Wondering how to clean a pillow? This article will walk you through it. Gross as it sounds, our bedding is constantly absorbing our oil, sweat, drool and bacteria. If you have pets or children who spend time on your bed, that grossness is only going to multiply. So knowing how to keep everything clean is vital.
The pillowcase is the main place where dirt and grime gathers, and you should wash your sheets and pillow cases every one to two weeks. Most pillowcases can be machine-washed, although there are some exceptions, so do check the care label first. That's the easy bit, but you also need to clean the inside of your pillow, albeit not quite as regularly. This will get rid of whatever's made its way into the pillow, as well as helping to kill dust mites.
Different pillow types need to be treated in different ways – memory foam vs down vs synthetic pillow stuffing all requires different approaches. If you've invested in one of the best pillows you don't want to ruin it by, for example, putting it in your washing machine when it's not designed for that. Read on for exactly how to clean a pillow.
How to hand-wash a pillow
Some types of pillow are not typically suitable for machine-washing. In particular, memory foam and latex pillows should never be placed in a washing machine, and it’s generally advised not to submerge them in water at all.
To clean a memory foam or latex pillow, first sprinkle the top with baking soda – that's bicarbonate of soda, if you're a brit – covering as much of the pillow as possible. Leave it to work its magic (30 minutes minimum), then vacuum it using the brush attachment of your vacuum cleaner, or a handheld vacuum. Flip the pillow and repeat. This will help your pillow to stay smelling fresh.
Next, mix a small amount of gentle detergent with lukewarm water and use a cloth to remove any stains. Gently rub the material using a circular motion until the stains have been removed. Then dip a new cloth into (just) water and use it to remove any remaining soap or foam. Finally, leave the pillow to dry in an airy, clean and secure area, preferably in the sun. Do not return the pillow to its case until it has dried fully.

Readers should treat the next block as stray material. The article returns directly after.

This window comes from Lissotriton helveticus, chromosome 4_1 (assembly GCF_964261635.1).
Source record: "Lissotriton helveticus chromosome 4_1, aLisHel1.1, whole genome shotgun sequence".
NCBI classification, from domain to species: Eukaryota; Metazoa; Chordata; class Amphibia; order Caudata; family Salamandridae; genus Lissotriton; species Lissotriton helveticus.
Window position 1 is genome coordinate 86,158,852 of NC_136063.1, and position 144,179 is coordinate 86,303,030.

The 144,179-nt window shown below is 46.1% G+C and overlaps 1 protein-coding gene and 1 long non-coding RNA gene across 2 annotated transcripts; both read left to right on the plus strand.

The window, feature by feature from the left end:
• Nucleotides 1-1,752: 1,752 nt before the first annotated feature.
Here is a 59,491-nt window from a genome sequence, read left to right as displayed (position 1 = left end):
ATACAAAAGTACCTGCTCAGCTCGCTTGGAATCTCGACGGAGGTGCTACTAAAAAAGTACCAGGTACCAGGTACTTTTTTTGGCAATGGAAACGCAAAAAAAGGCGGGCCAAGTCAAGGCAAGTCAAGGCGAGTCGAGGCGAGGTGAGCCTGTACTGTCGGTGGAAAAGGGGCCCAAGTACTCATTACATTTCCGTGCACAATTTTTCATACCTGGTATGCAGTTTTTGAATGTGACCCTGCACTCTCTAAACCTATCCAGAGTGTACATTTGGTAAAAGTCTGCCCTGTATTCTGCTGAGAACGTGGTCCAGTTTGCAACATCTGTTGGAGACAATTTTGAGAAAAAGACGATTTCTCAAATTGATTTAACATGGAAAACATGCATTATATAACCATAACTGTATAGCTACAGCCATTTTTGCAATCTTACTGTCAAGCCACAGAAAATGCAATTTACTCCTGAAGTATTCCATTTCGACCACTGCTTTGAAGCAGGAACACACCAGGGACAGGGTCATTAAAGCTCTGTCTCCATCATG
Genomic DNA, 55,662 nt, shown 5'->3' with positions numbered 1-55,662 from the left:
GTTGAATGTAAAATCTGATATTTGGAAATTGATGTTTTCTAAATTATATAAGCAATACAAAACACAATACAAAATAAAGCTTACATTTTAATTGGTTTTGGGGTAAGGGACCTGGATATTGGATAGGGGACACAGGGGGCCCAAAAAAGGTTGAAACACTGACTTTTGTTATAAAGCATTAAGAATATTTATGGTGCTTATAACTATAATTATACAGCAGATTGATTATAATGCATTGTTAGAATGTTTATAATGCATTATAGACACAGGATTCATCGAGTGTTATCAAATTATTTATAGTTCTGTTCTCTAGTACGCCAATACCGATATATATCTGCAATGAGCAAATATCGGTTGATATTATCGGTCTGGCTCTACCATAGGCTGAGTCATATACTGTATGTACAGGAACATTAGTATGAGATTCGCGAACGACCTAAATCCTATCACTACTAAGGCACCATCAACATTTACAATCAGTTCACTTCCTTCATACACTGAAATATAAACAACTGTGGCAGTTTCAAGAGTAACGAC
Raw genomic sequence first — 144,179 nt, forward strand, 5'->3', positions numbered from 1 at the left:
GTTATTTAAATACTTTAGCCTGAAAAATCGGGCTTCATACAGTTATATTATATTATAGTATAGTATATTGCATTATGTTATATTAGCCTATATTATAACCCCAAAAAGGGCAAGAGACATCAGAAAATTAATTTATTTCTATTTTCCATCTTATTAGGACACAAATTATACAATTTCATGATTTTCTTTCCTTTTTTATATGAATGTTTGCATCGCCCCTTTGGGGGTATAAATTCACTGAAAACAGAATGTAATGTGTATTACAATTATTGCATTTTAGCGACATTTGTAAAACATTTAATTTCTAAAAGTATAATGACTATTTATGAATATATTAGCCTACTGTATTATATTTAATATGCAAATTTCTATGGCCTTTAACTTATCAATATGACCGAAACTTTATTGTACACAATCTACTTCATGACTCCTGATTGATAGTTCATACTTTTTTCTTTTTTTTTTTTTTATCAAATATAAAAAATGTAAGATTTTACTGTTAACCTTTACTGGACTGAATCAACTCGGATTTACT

If these measures aren’t enough and you need to deep-clean your pillow to remove, for instance, unpleasant smells then do check the care label, as instructions vary wildly between different manufacturers.
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How to machine-wash a pillow
The simplest way to clean a pillow is by washing it in the machine. Pillows filled with down, feather and polyester are typically machine-washable, although it’s again vital to read the care label and follow the instructions carefully. Normally, such pillows are best washed at a low temperature and with a small amount of gentle detergent.
Although some manufacturers may stipulate line-drying, most down, feather and polyester pillows can be tumble-dried on a low heat. A tried and tested way of keeping your pillows fluffy is to add a tennis ball tied up inside a sock to your dryer. Alternatively, you can buy commercially produced ‘dryer balls’ that achieve the same effect.
After you remove your pillows from the dryer, it's vital to air them, as any moisture that’s left to fester in your pillow is only going to encourage bacterial growth and dust mite infestation. So leave your pillows in a safe, clean and dry place, ideally in the sun, for at least 2-3 hours. And don't put them back on the bed until you’re confident they’re dry throughout.
How often should I wash my pillow?
Pillows should be washed once every 4-6 months. The exception is memory foam pillow, which is not designed to be washed, per se, although you should still spot clean it. Pillow cases should be washed weekly, or at a push, once a fortnight.
How often should I replace my pillows?
The general rule is you should replace your pillows every year or two. However, this will vary from pillow to pillow. If your pillow is starting to develop lumps and bumps, does supports your head adequately, or stays folded when folded in two, those are all signs it's time to update it.